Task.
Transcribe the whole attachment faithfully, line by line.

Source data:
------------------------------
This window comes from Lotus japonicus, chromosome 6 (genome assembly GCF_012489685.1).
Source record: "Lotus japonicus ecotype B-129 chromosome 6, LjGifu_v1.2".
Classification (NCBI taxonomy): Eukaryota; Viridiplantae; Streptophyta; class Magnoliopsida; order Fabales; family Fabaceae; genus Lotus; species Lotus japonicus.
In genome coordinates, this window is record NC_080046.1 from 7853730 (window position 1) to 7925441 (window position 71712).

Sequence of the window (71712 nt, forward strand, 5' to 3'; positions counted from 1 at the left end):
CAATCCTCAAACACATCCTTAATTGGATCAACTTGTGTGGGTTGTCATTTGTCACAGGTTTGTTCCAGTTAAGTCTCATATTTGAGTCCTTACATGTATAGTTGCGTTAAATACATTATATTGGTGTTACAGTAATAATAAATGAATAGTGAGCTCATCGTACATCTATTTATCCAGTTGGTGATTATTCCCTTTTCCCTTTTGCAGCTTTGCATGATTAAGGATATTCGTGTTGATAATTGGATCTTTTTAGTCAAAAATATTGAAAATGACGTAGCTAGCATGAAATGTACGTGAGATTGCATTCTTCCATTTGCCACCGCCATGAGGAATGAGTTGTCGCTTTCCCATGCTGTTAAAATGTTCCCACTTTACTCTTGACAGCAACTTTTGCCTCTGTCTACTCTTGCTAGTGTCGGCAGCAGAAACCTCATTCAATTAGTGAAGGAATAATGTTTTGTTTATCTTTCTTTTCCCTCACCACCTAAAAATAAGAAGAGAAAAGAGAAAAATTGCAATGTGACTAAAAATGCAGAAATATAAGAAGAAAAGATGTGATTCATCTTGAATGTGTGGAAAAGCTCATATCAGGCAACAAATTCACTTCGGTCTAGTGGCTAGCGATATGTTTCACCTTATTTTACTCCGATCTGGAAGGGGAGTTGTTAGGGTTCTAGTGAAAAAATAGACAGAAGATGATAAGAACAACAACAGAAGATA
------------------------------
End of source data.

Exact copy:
This window comes from Lotus japonicus, chromosome 6 (genome assembly GCF_012489685.1).
Source record: "Lotus japonicus ecotype B-129 chromosome 6, LjGifu_v1.2".
Classification (NCBI taxonomy): Eukaryota; Viridiplantae; Streptophyta; class Magnoliopsida; order Fabales; family Fabaceae; genus Lotus; species Lotus japonicus.
In genome coordinates, this window is record NC_080046.1 from 7853730 (window position 1) to 7925441 (window position 71712).

Sequence of the window (71712 nt, forward strand, 5' to 3'; positions counted from 1 at the left end):
CAATCCTCAAACACATCCTTAATTGGATCAACTTGTGTGGGTTGTCATTTGTCACAGGTTTGTTCCAGTTAAGTCTCATATTTGAGTCCTTACATGTATAGTTGCGTTAAATACATTATATTGGTGTTACAGTAATAATAAATGAATAGTGAGCTCATCGTACATCTATTTATCCAGTTGGTGATTATTCCCTTTTCCCTTTTGCAGCTTTGCATGATTAAGGATATTCGTGTTGATAATTGGATCTTTTTAGTCAAAAATATTGAAAATGACGTAGCTAGCATGAAATGTACGTGAGATTGCATTCTTCCATTTGCCACCGCCATGAGGAATGAGTTGTCGCTTTCCCATGCTGTTAAAATGTTCCCACTTTACTCTTGACAGCAACTTTTGCCTCTGTCTACTCTTGCTAGTGTCGGCAGCAGAAACCTCATTCAATTAGTGAAGGAATAATGTTTTGTTTATCTTTCTTTTCCCTCACCACCTAAAAATAAGAAGAGAAAAGAGAAAAATTGCAATGTGACTAAAAATGCAGAAATATAAGAAGAAAAGATGTGATTCATCTTGAATGTGTGGAAAAGCTCATATCAGGCAACAAATTCACTTCGGTCTAGTGGCTAGCGATATGTTTCACCTTATTTTACTCCGATCTGGAAGGGGAGTTGTTAGGGTTCTAGTGAAAAAATAGACAGAAGATGATAAGAACAACAACAGAAGATA